Mold Preparation

Step 1: Separate the mold sections and gently brush out any dust and debris from the mold with a soft bristled brush. Caution: Never use a cloth or sponge to clean a moldís inner cavity; such tools can damage the moldís detail. Step 2: If the mold hasnít been used for a while, spray the detailed areas with a little water. Step 3: Close the mold sections and band tightly with wide, thick rubber bands.

Pouring

Step 1: In the original container, gently stir the slip all the way to the bottom of the container with a long-handled spoon ore paint stick. Stir slowly to discourage air bubbles. Strain the mixture directly into a clean pitcher or bucket that is easy to handle. If the thickness is more that light cream, thin with a commercial slip thinner. Let the slip stand for a few minutes to be sure all air bubbles rise to the top.

Step 2: Mark the top of the head mold to identify the face vs. the back of the head. Set the molds upright, slightly tilted, and firmly planted. Pour in the slip consistently without hesitation or stops. Pour against the pour gate of the mold (opening) so slip doesnít hit an interior wall. Note: A stop in pouring results in hesitation lines around the piece and will ruin the casting.

Step 3: Keep an eye on the mold. As the slip settles and the water is absorbed into the plaster mold; fill continuously with more slip to ensure proper pressure of slip within the mold. Do not let it settle below the pour hole. On pieces with small pour holes frequently stick a brush handle in the opening to open the pour hole.

Step 4: When the casting becomes the thickness of a nickel, pour out the excess slip. Set-up time will vary based on humidity, room temperature, and the condition of both slip and mold. To empty a mold, hold it firmly and allow the slip to exit the mold slowly, without any gurgling, which is air entering too quickly, and action that can pull the wet greenware away from the moldís interior wall, causing the ware to collapse. When most of the excess is poured out, rotate the mold to make sure it empties completely and that no drain lines form. To assure the drain is complete, prop the mold upside down at a 45-degree angle for about 15 minutes. Set the mold aside, flat for about an hour.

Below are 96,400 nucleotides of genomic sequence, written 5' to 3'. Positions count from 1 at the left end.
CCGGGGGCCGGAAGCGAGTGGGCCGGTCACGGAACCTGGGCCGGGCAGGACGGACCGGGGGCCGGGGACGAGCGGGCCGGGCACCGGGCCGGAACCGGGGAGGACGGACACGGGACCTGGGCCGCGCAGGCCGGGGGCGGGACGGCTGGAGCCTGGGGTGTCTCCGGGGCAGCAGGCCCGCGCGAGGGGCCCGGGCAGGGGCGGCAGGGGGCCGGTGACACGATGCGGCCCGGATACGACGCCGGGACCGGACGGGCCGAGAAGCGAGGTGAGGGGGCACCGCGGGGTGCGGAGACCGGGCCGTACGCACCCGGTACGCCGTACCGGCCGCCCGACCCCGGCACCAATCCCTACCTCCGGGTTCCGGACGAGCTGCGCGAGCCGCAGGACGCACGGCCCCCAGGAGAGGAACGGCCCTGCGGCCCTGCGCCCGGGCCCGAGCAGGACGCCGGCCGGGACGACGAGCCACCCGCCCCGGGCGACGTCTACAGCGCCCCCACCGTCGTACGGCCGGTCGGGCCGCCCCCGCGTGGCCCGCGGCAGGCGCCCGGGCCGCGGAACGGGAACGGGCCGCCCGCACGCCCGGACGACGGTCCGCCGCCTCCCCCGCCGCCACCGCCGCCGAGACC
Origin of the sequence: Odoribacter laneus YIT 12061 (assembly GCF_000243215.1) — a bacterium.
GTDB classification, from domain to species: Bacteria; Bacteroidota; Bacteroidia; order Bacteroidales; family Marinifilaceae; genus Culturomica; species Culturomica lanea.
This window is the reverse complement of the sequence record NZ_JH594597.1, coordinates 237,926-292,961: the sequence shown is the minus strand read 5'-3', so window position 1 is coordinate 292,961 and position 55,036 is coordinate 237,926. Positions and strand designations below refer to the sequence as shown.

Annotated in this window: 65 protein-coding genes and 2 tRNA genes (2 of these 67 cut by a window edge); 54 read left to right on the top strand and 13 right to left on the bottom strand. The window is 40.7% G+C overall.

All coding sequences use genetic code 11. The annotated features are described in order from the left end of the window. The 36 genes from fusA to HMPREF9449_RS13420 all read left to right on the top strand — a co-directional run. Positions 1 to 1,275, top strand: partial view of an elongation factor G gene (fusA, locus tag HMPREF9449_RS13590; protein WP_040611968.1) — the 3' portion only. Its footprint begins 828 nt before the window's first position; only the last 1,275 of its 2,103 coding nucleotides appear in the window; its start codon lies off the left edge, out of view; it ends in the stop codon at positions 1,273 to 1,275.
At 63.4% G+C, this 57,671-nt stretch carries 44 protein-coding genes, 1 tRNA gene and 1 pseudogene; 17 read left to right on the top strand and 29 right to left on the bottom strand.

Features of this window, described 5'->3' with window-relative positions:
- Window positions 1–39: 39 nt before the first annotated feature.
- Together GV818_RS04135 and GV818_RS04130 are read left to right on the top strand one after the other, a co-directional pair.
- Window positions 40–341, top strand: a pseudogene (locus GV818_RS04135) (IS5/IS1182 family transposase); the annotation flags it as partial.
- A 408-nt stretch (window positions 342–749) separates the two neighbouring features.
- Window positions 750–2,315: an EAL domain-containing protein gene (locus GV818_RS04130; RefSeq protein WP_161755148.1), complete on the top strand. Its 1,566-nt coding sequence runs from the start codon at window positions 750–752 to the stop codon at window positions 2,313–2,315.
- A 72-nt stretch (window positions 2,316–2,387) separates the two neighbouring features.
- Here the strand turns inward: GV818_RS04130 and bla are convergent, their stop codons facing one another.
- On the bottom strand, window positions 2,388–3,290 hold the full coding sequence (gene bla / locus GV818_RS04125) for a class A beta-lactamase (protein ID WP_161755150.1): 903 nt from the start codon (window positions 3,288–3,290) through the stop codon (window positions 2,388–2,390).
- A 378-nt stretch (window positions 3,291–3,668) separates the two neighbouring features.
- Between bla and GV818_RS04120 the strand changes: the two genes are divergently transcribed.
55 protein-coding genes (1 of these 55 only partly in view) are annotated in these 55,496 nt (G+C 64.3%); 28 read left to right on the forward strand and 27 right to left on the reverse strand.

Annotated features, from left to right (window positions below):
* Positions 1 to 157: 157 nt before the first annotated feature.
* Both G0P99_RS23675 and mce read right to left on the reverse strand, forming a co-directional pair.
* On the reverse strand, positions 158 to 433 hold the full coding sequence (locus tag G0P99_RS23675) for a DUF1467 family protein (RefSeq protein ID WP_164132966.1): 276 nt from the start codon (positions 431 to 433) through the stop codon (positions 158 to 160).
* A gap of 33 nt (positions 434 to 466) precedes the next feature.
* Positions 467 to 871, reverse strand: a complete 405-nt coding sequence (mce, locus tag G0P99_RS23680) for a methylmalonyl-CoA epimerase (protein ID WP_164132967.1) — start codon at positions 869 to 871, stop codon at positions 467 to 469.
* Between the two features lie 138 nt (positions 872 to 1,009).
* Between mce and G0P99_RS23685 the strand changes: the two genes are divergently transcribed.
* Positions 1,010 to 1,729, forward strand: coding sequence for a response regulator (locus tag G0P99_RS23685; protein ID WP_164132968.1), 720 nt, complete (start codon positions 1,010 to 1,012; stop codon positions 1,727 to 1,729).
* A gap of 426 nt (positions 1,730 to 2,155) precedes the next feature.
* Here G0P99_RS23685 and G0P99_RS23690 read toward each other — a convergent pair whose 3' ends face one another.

Removing Greenware from a Mold

Step 1: Use only a mold-trimming knife on a plaster mold. These tools are not metal or sharp, and wonít gouge or damage the soft plaster. Use a Master Trimmer to clean off dried clay from the top of the mold. Insert the tip and cut away the clay spare around the moldís pour gate. Do not but into the piece beyond the casting.

Step 2: Keep pressure on the mold while removing the rubber bands. When the bands are removed, test the first section to see if it will release easily. If the section does not want to release let it sit longer. To force it open can cause the greenware to tear. When the section lifts without force, lift straight up to eliminate any chance of scarring the casting. Let greenware rest in the backside of the mold for a few minuets until the leather-hard stage is assured. (leather-hard is when the wet greenware is stable and able to hold its shape)

Step 3: For heads, while still resting in the mold, cut a starter hole in each eye with a sharp blade or a drinking straw. Cut open the crown in the head where marked. If an open mouth is desired or indicated, cut it open too. Pierce earring holes, if desired. For full porcelain dolls cut arm and leg holes in the torso.

Step 4: Mark the piece with the slip color, because you wonít be able to see the exact color until the pieces is fired to bisque.

Step 5: Set the pieces in a draft free area to dry. Do not use any implements to speed the drying process. No hair dryers or fans! Speeding the process with produce an unwanted crust on the greenware.


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